The Ultimate Cure for Senioritis
While acceptance into college should be celebrated as a great achievement, it shouldn’t be a reason for someone to start dozing off in lectures and stop studying for exams. Remember that acceptance is never set in stone; just like how it was awarded, it can be easily revoked at the last minute if seniors fail to keep their grades up until graduation. In addition to reversed acceptances, colleges can also adjust financial aid packages to reflect a student’s lack of motivation if grades take a nosedive during the second half of senior year.
What is Senioritis?
A common struggle for high school seniors is “senioritis,” or the lack of motivation to continue doing their best in the final semesters. This is because colleges and universities begin sending out decision letters, and students start slacking off thinking they’ve already “made it.”
Luckily, there are ways to avoid the downfall of senioritis. Second-semester seniors are encouraged to develop a new set of academic and personal goals so that they stay engaged and maintain a strong work ethic required for success in college. Having a good attitude until the very end is key when it comes time for students to graduate from high school and start college.
Here’s our formula to cure senioritis if you feel like you might be getting sucked into it:
Crush It Before It Starts
Of course, the best way to avoid senioritis is to crush it before it starts, or at the onset of symptoms. If you feel like you’re starting to get a bit lazy in classes and not studying as hard for tests, you should take a moment to evaluate your goals. If it’s graduating high school on a high note and going to your dream college, then you’ll need to pick up the slack and start working harder. Do what you did to earn that college acceptance, so that you don’t risk losing it after years of hard work!
Remember that college will be a lot more demanding than high school. Allowing yourself to fall behind could cause your core scholastic skills to “collect dust.” That being said, even if you’ve finished all or most of your required classes, challenge yourself during your final semester and take at least one class that could transfer over as a general education course in college. Many schools offer AP classes in subjects like history, writing, math, and science. Having even one difficult class among a lot of fun filler ones can work wonders in keeping the brain active.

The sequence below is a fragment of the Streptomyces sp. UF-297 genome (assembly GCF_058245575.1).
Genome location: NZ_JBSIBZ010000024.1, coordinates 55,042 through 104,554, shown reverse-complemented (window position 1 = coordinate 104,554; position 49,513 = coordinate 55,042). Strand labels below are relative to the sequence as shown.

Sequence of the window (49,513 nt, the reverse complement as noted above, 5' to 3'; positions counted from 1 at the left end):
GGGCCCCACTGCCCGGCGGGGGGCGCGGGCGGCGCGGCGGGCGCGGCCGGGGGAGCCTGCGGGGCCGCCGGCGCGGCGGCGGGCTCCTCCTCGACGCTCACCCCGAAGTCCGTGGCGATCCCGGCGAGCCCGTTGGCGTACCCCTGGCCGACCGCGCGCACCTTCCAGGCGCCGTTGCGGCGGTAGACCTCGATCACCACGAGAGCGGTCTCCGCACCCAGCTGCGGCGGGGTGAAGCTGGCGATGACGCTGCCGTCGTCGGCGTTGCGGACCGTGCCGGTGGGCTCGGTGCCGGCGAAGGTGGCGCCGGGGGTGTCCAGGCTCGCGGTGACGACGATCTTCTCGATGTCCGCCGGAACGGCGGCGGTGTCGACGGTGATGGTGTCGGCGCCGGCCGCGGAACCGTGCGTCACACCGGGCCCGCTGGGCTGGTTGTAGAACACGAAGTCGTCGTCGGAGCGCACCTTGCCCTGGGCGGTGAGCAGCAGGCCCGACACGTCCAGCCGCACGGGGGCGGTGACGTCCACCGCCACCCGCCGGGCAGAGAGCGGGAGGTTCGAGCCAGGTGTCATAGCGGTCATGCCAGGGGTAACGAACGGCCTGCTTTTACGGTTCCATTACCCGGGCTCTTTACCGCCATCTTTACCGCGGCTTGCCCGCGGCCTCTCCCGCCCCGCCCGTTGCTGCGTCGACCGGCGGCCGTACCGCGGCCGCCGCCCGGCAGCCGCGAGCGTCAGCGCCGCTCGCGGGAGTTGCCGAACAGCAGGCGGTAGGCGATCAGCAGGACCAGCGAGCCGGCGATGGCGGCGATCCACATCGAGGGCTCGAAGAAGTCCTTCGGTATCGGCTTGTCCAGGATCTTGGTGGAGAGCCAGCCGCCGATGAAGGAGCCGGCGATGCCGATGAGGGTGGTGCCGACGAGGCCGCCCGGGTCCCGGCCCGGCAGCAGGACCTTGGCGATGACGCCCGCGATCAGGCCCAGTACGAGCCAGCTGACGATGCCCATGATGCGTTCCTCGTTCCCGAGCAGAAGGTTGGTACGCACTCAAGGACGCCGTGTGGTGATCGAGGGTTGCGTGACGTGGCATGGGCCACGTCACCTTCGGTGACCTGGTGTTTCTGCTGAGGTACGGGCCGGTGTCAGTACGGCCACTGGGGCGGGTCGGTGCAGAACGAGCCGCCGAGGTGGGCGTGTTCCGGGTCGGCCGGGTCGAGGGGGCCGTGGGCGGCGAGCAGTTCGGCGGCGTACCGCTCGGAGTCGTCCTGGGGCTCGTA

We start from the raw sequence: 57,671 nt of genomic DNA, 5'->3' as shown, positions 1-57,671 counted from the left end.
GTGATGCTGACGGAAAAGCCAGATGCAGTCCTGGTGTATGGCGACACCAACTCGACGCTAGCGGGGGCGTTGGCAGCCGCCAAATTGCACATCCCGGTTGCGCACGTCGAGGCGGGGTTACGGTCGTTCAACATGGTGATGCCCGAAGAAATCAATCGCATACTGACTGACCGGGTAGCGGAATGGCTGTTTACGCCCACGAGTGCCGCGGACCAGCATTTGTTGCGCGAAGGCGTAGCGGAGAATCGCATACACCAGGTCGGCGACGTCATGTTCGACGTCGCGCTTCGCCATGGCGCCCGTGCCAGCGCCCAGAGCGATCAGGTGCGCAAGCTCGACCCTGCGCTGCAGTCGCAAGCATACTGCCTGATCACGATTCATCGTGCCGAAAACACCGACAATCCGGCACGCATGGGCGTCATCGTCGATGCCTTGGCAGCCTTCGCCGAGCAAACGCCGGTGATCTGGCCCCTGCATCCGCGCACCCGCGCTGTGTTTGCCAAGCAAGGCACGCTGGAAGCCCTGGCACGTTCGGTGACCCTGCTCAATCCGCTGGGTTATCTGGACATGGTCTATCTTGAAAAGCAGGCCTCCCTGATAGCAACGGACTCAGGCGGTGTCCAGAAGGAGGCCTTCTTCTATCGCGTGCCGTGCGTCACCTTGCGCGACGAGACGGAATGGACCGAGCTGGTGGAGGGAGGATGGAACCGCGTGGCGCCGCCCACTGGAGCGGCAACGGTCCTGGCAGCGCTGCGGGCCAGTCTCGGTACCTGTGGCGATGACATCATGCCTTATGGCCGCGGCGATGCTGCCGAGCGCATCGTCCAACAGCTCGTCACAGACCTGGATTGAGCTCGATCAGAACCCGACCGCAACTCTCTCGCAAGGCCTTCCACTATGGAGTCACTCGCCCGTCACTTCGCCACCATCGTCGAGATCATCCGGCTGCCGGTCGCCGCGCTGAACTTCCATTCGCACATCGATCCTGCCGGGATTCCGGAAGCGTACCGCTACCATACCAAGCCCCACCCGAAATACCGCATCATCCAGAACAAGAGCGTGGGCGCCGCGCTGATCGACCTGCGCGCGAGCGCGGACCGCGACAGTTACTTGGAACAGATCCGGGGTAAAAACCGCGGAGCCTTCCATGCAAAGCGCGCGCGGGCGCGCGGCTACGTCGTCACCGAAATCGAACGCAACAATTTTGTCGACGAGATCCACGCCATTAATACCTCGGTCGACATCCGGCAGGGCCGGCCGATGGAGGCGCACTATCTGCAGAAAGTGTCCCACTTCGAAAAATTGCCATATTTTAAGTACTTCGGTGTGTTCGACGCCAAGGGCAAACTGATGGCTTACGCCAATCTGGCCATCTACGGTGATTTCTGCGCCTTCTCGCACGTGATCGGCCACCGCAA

By getting and staying involved in various activities like joining clubs, participating in after-school sports, or engaging in a debate team, you not only keep yourself busy, you also get to stay competitive and meet other people. Remember that you won’t be a high schooler for much longer, so don’t be afraid to do something you’ve been wanting to do but haven’t had the chance to because of hectic class schedules. As a high school student, it can be easy to overlook the plethora of opportunities to get involved. Now that you have more time, take advantage and have some fun! You never know where the experience and new connections could lead you in your college years and beyond.
Live in the Moment & Enjoy It
With most of the required classes for graduation completed and out of the way, high school seniors are granted a lot more freedom when it comes to class choices. Use this wisely. Rather than choosing to take no class at all because you don’t have to, why not pick up a fun class that could allow you to exercise creativity and pick up a new hobby or skill? For example, if you’ve always been interested in taking pictures, you can take a photography class to learn introductory camera and editing techniques. At the end of the day, the goal is to keep busy and continue challenging yourself, without stressing out too much. Have fun!
Another way to stay sharp and fight off senioritis is to get a head start on college! Many high schools these days allow juniors and seniors to take community college classes and get some general education classes out of the way. This is actually a smart way to save some money too, because these classes are typically free or offered at a low cost. By getting some of these classes out of the way, you’ll be steps closer to tackling your major classes and potentially graduating from college earlier.
If taking community college classes don’t appeal to you or aren’t an option, then you can always consider taking up an internship in your prospective major. This will not only give you an idea of what you can expect with your future college studies, but also allow you to gain some work experience and learn how to work with others professionally. An internship goes a long way in resumes too, when it comes to applying for a real job later on.
Soon before you know it, you’ll be done with high school. So rather than waiting and wishing for it to be over, make the most of it. Take a fun class you’ve been wanting to take. Join a club or participate in a sport of interest. Dip your toes in the “college life” by taking a community college class, while working to chip away at those college general education requirements. There’s a lot you can do to keep your mind active, so there’s no reason to let senioritis beat you down!